My friend is bidding for a project and was asked by his client to let them host his program on a local machine. The client wanted to try out his software for 2 weeks before deciding to award the contract to him. He was afraid that the client might copy his source code or reverse engineer it. He tries to reason with them to use the hosted solution from outside, but the client insist on hosting it on local machine at their place. He asked what can he do to protect his source code? After some brain crunching, I can think of : Obfuscate his code with off the shelf obfuscator program. Install a time-bomb that will lock the software after 2 weeks. He plans to re-write his software in Golang. I think it is good just to give his client the binary instead of the source code. If the software is hosted with hosting company, just upload the binary to the server but keep the source code in house.... but this depends on whether the software is written in interpreted or compiled language. It will be good idea to strip the binary of debugging information. In this way, the binary will be smaller and make the reverse engineering process twice harder. It will be cheaper for the client to buy the software from him. Items 3 and 4 are applicable too if you don't trust your hosting company or worry that hacker might gain access to your source code sitting inside a host outsourced to hosting company. However, that is depends on whether you write your code in interpreted or compiled language.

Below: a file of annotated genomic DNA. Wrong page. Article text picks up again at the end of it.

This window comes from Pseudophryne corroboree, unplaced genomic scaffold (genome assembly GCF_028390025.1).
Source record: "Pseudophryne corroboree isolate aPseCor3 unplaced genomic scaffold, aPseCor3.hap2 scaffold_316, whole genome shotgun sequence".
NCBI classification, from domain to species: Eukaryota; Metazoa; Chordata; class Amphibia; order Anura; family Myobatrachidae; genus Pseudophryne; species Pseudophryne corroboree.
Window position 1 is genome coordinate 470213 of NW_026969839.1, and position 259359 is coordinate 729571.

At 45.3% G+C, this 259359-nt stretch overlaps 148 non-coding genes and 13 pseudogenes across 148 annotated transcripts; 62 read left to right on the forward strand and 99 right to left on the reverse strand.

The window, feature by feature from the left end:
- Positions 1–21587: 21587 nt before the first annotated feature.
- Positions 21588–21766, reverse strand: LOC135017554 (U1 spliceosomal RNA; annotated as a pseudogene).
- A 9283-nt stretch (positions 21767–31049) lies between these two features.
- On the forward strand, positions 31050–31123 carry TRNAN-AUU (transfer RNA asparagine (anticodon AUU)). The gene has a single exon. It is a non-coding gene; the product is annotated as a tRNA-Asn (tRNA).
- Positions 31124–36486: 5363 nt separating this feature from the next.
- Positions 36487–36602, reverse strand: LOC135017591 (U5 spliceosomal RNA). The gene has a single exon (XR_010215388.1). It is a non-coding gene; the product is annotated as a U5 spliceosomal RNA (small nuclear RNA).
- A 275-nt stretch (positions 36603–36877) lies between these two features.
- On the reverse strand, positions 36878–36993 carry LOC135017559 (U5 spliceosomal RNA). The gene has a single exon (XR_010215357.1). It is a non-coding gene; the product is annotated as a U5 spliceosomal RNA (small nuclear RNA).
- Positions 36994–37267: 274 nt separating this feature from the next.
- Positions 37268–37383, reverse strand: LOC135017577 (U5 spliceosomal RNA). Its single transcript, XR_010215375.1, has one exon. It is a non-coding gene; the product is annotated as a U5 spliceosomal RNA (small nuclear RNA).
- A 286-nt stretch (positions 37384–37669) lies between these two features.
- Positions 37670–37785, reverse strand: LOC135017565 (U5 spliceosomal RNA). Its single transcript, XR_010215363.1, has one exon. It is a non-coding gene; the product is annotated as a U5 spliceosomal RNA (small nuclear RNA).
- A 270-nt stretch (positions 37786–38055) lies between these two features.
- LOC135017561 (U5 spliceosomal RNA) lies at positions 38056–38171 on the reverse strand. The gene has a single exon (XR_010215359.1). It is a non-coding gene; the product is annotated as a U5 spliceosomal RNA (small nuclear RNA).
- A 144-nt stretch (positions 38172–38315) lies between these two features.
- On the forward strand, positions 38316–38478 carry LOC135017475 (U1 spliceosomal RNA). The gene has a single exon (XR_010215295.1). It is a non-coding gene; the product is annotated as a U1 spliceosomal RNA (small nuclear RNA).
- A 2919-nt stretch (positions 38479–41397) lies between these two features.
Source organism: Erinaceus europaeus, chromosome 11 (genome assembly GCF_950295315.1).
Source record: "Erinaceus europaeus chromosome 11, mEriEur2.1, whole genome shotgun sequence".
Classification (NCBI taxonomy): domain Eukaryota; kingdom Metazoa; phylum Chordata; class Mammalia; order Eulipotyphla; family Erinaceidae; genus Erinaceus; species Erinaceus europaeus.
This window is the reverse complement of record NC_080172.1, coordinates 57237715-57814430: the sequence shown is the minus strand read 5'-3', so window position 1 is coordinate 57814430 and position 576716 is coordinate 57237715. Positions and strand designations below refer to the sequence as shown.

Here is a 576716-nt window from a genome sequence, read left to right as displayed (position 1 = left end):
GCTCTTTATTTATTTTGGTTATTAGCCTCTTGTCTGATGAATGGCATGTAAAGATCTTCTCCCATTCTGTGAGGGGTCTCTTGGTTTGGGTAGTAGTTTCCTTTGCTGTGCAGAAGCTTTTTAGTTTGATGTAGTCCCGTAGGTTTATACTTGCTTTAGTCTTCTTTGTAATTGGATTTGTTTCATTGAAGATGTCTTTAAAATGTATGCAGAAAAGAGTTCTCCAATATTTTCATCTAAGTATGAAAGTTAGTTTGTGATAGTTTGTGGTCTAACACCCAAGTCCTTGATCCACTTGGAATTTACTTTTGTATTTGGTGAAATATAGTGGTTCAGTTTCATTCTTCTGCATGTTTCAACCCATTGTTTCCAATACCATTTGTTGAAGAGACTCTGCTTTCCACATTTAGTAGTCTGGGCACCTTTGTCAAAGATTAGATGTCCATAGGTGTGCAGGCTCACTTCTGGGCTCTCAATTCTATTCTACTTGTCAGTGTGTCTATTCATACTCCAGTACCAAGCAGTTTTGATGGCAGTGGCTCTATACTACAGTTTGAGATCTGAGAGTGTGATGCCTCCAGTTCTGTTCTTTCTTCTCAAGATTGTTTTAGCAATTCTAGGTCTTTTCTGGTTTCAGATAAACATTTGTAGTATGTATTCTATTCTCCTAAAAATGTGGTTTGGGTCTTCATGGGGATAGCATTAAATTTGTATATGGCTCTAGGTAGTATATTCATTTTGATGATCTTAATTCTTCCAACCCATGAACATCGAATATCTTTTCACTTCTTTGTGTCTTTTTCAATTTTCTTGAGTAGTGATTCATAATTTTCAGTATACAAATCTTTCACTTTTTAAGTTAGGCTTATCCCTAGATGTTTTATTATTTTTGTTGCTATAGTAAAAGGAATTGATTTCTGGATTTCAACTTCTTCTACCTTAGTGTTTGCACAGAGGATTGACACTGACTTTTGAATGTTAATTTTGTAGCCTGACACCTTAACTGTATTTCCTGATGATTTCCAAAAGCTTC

IF you gain some knowledge or the information here solved your programming problem. Please consider donating to the less fortunate or some charities that you like. Apart from donation, planting trees, volunteering or reducing your carbon footprint will be great too.